Quality of Introduction Message

Time for part 3 of 35 covering my usability and design analysis, Quality of Introduction Message.

Imagine a website with a logo that has a smiling face, and underneath it is says “I Can Do It!”. Do you now know what the site is about?  A returning or regular will most likely say yes, but what about a new visitor though? The answer is NO, they do not know what the site is about based on the logo and tag line. T-10 seconds till visitor blast off. You better deliver your message quick, and you better do it well or they are gone.

A high quality introduction message should be:

  • Highly visible on the page or home page of site
  • Brief
  • Easy to read as if it were to be  skimmed
  • Have emphasis
  • Keyword rich
  • Concise, and without unimportant words, like Welcome or Thank You for visiting…

It’s Vital to New Visitors

A clear easy to find introduction message is vital for new visitors to a website. It is the virtual opening hand leading a visitor into the right direction. If you go to the home page of this site for example, you will see that I have created an introduction box. It quickly tells new visitors what this site is about, and what they can do. I don’t waste space with words like welcome, or thank you, or how do you do. I know that I only have a few seconds to tell them what my site is about, I give them a couple of options to my primary desired visitor actions,  and then simply hope they are my target audience. There is not much else you can do without blasting them with a popup or something.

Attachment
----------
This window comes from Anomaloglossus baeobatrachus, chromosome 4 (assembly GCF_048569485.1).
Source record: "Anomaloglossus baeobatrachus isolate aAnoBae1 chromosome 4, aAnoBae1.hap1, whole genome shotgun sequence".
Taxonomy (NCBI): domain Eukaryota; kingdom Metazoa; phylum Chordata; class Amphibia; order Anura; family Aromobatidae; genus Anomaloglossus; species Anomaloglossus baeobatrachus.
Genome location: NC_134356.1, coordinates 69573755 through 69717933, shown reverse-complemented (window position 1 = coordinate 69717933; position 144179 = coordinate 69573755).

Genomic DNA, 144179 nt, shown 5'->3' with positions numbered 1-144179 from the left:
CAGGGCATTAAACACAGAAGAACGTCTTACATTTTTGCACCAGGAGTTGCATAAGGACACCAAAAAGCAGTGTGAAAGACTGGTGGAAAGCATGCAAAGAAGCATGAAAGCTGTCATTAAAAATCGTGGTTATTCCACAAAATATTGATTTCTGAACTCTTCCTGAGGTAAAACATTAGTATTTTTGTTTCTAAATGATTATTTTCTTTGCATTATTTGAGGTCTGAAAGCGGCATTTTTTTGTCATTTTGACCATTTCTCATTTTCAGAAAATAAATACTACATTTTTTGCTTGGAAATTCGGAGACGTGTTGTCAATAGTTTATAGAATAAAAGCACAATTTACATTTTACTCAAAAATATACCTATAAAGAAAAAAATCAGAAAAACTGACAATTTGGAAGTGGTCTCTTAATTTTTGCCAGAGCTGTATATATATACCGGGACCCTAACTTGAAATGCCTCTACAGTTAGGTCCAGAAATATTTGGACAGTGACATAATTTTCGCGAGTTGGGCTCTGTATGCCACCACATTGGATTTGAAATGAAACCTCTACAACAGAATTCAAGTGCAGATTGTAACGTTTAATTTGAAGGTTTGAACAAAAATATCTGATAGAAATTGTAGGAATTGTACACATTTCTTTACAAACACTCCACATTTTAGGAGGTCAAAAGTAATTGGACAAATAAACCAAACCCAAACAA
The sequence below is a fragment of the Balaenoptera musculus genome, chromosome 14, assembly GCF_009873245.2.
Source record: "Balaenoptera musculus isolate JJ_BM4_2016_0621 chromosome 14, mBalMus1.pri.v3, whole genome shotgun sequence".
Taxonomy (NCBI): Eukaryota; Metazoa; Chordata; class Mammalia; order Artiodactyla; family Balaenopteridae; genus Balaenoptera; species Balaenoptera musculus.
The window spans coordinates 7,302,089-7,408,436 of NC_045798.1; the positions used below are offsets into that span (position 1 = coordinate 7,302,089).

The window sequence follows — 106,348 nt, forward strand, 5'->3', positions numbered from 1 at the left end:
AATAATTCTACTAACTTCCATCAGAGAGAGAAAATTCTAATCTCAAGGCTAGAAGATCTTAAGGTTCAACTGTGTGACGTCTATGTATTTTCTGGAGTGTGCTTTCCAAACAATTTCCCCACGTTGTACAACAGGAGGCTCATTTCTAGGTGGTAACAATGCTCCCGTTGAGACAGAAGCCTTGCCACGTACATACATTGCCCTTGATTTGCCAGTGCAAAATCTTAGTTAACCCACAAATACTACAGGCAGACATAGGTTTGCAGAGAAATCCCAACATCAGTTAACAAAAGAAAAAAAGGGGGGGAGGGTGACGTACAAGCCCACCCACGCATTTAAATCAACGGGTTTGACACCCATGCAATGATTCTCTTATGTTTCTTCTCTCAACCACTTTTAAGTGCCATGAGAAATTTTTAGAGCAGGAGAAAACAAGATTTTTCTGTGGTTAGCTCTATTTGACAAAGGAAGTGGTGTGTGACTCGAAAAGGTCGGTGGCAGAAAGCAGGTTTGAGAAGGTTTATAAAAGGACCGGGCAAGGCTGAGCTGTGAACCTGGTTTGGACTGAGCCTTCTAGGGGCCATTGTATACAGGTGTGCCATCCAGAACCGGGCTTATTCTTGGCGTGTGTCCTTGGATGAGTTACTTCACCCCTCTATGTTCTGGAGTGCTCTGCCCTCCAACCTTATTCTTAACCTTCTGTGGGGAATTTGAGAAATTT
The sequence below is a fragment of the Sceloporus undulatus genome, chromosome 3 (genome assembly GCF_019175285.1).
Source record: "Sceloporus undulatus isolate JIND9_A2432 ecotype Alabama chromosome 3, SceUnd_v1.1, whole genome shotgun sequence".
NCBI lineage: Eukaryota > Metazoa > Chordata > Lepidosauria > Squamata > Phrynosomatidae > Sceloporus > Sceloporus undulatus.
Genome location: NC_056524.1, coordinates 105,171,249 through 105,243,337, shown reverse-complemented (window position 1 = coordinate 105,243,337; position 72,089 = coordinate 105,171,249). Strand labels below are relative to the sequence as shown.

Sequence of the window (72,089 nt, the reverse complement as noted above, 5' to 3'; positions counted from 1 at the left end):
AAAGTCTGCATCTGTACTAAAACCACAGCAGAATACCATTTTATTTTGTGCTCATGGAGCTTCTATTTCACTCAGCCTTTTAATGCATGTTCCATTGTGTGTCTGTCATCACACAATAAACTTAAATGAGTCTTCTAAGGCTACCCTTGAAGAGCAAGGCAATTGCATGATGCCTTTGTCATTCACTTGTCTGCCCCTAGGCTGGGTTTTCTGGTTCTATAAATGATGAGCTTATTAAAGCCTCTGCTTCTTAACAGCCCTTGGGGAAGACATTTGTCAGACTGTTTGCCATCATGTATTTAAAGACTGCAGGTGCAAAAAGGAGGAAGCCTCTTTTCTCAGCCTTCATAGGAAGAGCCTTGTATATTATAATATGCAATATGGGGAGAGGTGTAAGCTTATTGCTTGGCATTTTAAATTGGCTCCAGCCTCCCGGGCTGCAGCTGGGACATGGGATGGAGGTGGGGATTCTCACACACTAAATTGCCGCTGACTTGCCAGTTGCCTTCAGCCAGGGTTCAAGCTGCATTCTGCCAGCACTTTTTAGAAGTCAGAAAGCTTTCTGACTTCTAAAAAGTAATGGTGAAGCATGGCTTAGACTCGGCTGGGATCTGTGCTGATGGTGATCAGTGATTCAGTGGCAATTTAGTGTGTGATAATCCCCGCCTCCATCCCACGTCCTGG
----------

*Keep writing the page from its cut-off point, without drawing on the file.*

The Analytics

If you are running Google Analytics there is a great little test you can do to see how new visitors respond to your site. Under the Content section, select your common entry page or home page to bring up its statistics, and see what it’s bounce rate is. If you use their Advanced Segments, found in top right by the date range, you can select visitor by type. So from there you can compare returning vs. new visitors. An easy guess is that your returning visitors have a much lower bounce rate. What’s your goal for you new visitors? Hopefully the same numbers as your returning visitors. That’s easier said than done though.

Screenshot of Google Analytic Tool
Screenshot of Google Analytic Tool

Comparing New and Returning

Comparing several of my own sites I have results varying in all sorts of ways. I have some that are doing nearly just as well, with just a 5% margin in difference, and some that are varying as much as 40%.  This can happen for a number of reasons, but the source of the new visitors is the primary influence. An example would be traffic coming from StumbleUpon will have a much higher bounce than a pay per click campaign. To dig into that, you can simply use the drop down menu where it says analyze. It’s located underneath the graph. Select Entrance Sources, and then you can see what is really happening. When you have that information you can see not only how well your introduction message is working, but how well your marketing is working at each source.

Now you know what your benchmark is, try beating it!

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